Public feedback on funding choices sweet music to NZ On Air's ears
BY JANE WRIGHTSON
As anybody in the funding business knows, having contestable funds available to distribute can make you terribly unpopular. The finite pool of funds is inevitably much, much smaller than the pool of those competing for it.
OPINION: New Zealand On Air has faced criticism over the years about the way we invest in local music. Every once in a while that criticism boils up, and it has again recently.
It's a great time to be having this debate. NZ On Air is in the middle of a wide-ranging review of the way we support music production, prompted not by the cries of dismay from the unfunded, but by changing technology.
To ensure the debate is informed, and to encourage as many submissions to the review as possible, I would like to explain our purpose and try to clear up some of the common misunderstandings about our role.
NZ On Air funds New Zealand broadcast content. Our governing legislation, the Broadcasting Act, stipulates that our focus in the music sphere is on getting radio airplay for Kiwi music (we also invest in television, radio and community broadcasting content). We spend $5.4 million a year on "getting more New Zealand music on air".
This places our focus squarely on popular music for commercial radio because 80 per cent of the radio audience listens to commercial stations - from Mai FM and Flava to Classic Hits and The Rock.
And our 2010 research shows 73 per cent of New Zealanders are still getting their daily music fix from radio. Our radio focus has given us, and Kiwi music, great success.
When we were set up in 1989, Kiwi music received miserly radio airplay - just 2 per cent of all music played on commercial radio. Since then, the proportion has increased to 20 per cent. We're rightfully proud of that. Pride in New Zealand music is now palpable.
NZ On Air is not an arts funding body. Our focus on broadcasting means we are entirely and unapologetically audience-focused. We aim to get the greatest amount of recorded Kiwi music out to the greatest number of Kiwis.
As much as artists may wish it differently, it is not our role to fund diversity for diversity's sake.
There will always be people disappointed that they missed out on funding. Last year, we funded 22 new recordings, 31 albums and 170 music videos. We had 2100 applications.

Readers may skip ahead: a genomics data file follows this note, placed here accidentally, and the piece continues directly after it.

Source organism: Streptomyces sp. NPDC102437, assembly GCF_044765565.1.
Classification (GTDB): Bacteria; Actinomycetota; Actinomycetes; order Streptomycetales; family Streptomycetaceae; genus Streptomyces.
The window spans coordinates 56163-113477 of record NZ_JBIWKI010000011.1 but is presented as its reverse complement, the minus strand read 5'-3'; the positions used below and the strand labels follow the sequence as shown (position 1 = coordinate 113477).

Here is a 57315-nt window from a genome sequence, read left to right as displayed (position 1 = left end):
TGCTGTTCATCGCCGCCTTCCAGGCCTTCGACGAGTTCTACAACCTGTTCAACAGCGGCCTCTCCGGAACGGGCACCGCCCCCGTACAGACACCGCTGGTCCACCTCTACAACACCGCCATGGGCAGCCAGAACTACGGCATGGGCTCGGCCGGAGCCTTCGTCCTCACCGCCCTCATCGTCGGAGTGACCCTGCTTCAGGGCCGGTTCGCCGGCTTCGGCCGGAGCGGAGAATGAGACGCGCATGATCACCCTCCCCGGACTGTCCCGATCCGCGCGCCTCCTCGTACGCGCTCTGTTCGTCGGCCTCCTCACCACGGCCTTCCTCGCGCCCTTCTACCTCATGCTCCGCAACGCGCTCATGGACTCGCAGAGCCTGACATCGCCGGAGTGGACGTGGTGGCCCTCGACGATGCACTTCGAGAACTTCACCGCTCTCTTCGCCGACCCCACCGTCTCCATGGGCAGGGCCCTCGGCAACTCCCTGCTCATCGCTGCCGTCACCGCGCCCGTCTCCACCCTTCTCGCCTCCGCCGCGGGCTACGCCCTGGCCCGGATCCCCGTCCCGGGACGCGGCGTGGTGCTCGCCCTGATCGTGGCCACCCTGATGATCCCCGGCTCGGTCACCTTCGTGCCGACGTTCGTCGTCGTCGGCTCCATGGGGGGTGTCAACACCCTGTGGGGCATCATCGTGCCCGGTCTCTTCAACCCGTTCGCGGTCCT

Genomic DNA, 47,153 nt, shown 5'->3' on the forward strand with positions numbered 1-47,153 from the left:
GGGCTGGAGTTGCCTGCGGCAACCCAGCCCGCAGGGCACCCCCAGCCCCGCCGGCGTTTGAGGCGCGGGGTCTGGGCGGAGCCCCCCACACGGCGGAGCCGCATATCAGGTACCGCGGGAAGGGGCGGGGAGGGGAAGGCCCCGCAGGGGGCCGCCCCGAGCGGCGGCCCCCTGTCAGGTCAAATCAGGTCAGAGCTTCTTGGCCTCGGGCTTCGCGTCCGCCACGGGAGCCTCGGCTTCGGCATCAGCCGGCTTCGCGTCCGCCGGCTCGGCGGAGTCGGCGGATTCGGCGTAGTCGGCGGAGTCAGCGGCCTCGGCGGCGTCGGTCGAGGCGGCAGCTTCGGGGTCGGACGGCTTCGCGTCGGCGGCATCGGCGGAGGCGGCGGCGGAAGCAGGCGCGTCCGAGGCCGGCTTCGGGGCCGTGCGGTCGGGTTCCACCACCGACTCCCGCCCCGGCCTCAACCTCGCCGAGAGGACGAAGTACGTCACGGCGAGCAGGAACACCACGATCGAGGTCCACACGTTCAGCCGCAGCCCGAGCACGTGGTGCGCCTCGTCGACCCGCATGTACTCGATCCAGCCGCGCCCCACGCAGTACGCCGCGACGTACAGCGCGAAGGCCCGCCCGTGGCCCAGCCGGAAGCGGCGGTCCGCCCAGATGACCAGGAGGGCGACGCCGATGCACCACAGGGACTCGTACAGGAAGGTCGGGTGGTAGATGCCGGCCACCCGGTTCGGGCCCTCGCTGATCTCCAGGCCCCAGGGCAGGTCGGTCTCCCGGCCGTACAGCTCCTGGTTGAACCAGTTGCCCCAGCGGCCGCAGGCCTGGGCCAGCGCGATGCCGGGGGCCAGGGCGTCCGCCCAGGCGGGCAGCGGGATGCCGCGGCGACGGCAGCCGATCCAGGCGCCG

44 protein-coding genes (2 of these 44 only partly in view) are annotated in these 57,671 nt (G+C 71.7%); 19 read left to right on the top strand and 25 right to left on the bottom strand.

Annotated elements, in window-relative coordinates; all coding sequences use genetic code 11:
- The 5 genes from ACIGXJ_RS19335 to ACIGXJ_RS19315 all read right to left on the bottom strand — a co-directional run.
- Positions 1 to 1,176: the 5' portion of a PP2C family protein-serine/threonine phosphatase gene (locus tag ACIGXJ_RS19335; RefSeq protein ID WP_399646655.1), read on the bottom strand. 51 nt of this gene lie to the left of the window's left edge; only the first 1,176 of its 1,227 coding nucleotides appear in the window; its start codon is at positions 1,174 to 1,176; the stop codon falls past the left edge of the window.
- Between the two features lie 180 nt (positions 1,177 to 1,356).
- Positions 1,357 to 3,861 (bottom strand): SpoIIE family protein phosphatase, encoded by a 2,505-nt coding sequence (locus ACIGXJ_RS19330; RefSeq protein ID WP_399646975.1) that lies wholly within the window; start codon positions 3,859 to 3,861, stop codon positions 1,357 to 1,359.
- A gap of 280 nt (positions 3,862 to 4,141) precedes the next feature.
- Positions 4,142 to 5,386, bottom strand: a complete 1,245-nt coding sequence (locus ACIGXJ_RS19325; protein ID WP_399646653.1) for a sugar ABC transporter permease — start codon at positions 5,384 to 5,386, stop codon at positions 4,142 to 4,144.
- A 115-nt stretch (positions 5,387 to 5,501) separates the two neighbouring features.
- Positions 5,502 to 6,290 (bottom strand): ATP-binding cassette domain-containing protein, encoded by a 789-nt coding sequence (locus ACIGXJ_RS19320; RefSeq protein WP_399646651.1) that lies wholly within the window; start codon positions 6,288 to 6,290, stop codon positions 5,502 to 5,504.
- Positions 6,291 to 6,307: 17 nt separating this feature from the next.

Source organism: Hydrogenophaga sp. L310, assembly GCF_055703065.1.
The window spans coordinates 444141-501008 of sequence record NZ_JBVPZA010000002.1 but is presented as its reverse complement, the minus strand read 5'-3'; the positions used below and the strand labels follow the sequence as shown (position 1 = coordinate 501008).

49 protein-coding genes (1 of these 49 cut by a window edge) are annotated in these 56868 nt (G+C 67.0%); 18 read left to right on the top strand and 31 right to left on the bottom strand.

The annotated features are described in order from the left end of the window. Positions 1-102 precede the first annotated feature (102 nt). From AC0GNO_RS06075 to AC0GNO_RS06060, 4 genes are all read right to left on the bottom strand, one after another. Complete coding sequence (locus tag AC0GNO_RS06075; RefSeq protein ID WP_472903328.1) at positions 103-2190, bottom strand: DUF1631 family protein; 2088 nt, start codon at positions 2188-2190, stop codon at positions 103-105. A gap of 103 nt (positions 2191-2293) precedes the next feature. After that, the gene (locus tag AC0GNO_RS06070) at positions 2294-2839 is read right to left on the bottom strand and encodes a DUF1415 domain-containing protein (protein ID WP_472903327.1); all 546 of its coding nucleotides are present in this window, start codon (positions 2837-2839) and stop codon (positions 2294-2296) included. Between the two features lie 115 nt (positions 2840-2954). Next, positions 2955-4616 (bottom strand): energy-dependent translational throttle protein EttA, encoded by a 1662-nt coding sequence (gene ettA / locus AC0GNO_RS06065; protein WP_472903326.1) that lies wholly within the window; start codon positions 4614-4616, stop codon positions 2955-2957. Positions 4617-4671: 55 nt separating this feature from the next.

Funding is decided by panels that include members of the broadcast music industry who run nationwide broadcast networks and are choosing music that will appeal up and down the country. NZ On Air has no regional mandate and it makes no difference to us where the music we fund comes from: we just want audiences to love it.
And it would be very wrong to conclude that because our focus is on commercial music and audience reach, the music we fund all sounds the same.
Artists we supported last year include Nesian Mystik, The Phoenix Foundation, Bic Runga, Kidz In Space, Shihad, PNC, Concord Dawn, Minuit, P-Money, Fly My Pretties, The Naked & Famous, Annah Mac, Kids Of 88, J Williams and Dane Rumble - a huge range of musical styles and genres.
We haven't tended to fund genres such as popera, heavy metal, or country because there are not enough opportunities for these genres to play on the radio. But it is now easier than it's ever been for musicians to record a song, post it online and find a following. If that following is big enough a radio station will get attracted.
We also support non-commercial and alternative music through our funding of Radio New Zealand, the five student radio stations, and Kiwi FM, which all play other types of Kiwi music - classical, jazz, alternative and new musicians.
But NZ On Air is not standing still - the digital age has brought massive changes to the music industry. The industry is still trying to work out how to catch up, and we too are looking at our role in the digital space.
Until recently, our focus by law was solely to promote airplay on radio. In 2008, we were given a secondary power that allowed us to invest in local content, including music, for "new" platforms such as online or mobile.
So far, we have trodden carefully. We know there is a plethora of music online and it has been unclear to us where a public subsidy would be most useful.
This is why we have commissioned a review, led by former EMI music head Chris Caddick, into our music funding operations and options. He is consulting more than 100 people across the broadcast and music sectors and we are seeking public feedback too.
Is there room to fund more diversity in music? Quite possibly. We have briefed our reviewer to look at how online options might allow us to fund other kinds of Kiwi music on air - and online.
I'm fully expecting that NZ On Air will be announcing a new music strategy in 2011.
What that will look like, I don't know. But I do expect we'll remain audience focused. Kiwi audiences provide the funding, they should benefit. If we can continue to fund music that audiences love, then we're on the right track.
- Jane Wrightson is chief executive of New Zealand On Air.